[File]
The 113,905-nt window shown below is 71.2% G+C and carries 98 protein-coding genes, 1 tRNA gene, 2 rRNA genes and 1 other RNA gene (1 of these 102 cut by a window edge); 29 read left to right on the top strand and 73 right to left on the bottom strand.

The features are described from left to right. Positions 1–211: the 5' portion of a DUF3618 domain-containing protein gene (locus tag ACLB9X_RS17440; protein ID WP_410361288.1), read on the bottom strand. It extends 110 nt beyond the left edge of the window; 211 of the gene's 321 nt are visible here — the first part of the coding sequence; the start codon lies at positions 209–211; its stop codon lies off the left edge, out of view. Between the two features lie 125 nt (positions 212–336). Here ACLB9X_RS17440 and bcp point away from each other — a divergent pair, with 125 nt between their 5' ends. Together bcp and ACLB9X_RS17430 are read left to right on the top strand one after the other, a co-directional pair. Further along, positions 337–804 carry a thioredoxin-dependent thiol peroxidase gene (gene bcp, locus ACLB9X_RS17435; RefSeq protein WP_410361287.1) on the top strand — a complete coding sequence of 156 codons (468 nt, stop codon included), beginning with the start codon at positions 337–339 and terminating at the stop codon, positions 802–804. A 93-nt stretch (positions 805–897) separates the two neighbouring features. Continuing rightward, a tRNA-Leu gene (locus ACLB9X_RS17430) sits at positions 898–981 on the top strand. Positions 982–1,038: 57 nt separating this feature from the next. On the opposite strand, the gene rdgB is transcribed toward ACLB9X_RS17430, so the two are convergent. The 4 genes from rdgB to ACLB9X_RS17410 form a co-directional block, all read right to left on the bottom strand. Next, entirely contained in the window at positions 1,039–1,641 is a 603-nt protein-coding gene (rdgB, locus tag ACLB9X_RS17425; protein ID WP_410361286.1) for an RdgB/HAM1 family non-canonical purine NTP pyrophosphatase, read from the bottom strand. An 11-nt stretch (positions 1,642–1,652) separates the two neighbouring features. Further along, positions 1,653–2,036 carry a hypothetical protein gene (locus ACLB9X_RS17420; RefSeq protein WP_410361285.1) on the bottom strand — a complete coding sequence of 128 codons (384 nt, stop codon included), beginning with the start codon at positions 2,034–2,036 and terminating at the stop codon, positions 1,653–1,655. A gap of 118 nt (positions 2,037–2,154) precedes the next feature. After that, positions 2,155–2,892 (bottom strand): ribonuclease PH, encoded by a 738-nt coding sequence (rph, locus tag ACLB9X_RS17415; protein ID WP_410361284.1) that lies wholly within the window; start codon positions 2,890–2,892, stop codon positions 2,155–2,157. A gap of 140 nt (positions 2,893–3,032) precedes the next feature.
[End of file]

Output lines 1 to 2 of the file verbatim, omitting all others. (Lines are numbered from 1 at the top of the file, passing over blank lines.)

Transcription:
The 113,905-nt window shown below is 71.2% G+C and carries 98 protein-coding genes, 1 tRNA gene, 2 rRNA genes and 1 other RNA gene (1 of these 102 cut by a window edge); 29 read left to right on the top strand and 73 right to left on the bottom strand.

The features are described from left to right. Positions 1–211: the 5' portion of a DUF3618 domain-containing protein gene (locus tag ACLB9X_RS17440; protein ID WP_410361288.1), read on the bottom strand. It extends 110 nt beyond the left edge of the window; 211 of the gene's 321 nt are visible here — the first part of the coding sequence; the start codon lies at positions 209–211; its stop codon lies off the left edge, out of view. Between the two features lie 125 nt (positions 212–336). Here ACLB9X_RS17440 and bcp point away from each other — a divergent pair, with 125 nt between their 5' ends. Together bcp and ACLB9X_RS17430 are read left to right on the top strand one after the other, a co-directional pair. Further along, positions 337–804 carry a thioredoxin-dependent thiol peroxidase gene (gene bcp, locus ACLB9X_RS17435; RefSeq protein WP_410361287.1) on the top strand — a complete coding sequence of 156 codons (468 nt, stop codon included), beginning with the start codon at positions 337–339 and terminating at the stop codon, positions 802–804. A 93-nt stretch (positions 805–897) separates the two neighbouring features. Continuing rightward, a tRNA-Leu gene (locus ACLB9X_RS17430) sits at positions 898–981 on the top strand. Positions 982–1,038: 57 nt separating this feature from the next. On the opposite strand, the gene rdgB is transcribed toward ACLB9X_RS17430, so the two are convergent. The 4 genes from rdgB to ACLB9X_RS17410 form a co-directional block, all read right to left on the bottom strand. Next, entirely contained in the window at positions 1,039–1,641 is a 603-nt protein-coding gene (rdgB, locus tag ACLB9X_RS17425; protein ID WP_410361286.1) for an RdgB/HAM1 family non-canonical purine NTP pyrophosphatase, read from the bottom strand. An 11-nt stretch (positions 1,642–1,652) separates the two neighbouring features. Further along, positions 1,653–2,036 carry a hypothetical protein gene (locus ACLB9X_RS17420; RefSeq protein WP_410361285.1) on the bottom strand — a complete coding sequence of 128 codons (384 nt, stop codon included), beginning with the start codon at positions 2,034–2,036 and terminating at the stop codon, positions 1,653–1,655. A gap of 118 nt (positions 2,037–2,154) precedes the next feature. After that, positions 2,155–2,892 (bottom strand): ribonuclease PH, encoded by a 738-nt coding sequence (rph, locus tag ACLB9X_RS17415; protein ID WP_410361284.1) that lies wholly within the window; start codon positions 2,890–2,892, stop codon positions 2,155–2,157. A gap of 140 nt (positions 2,893–3,032) precedes the next feature.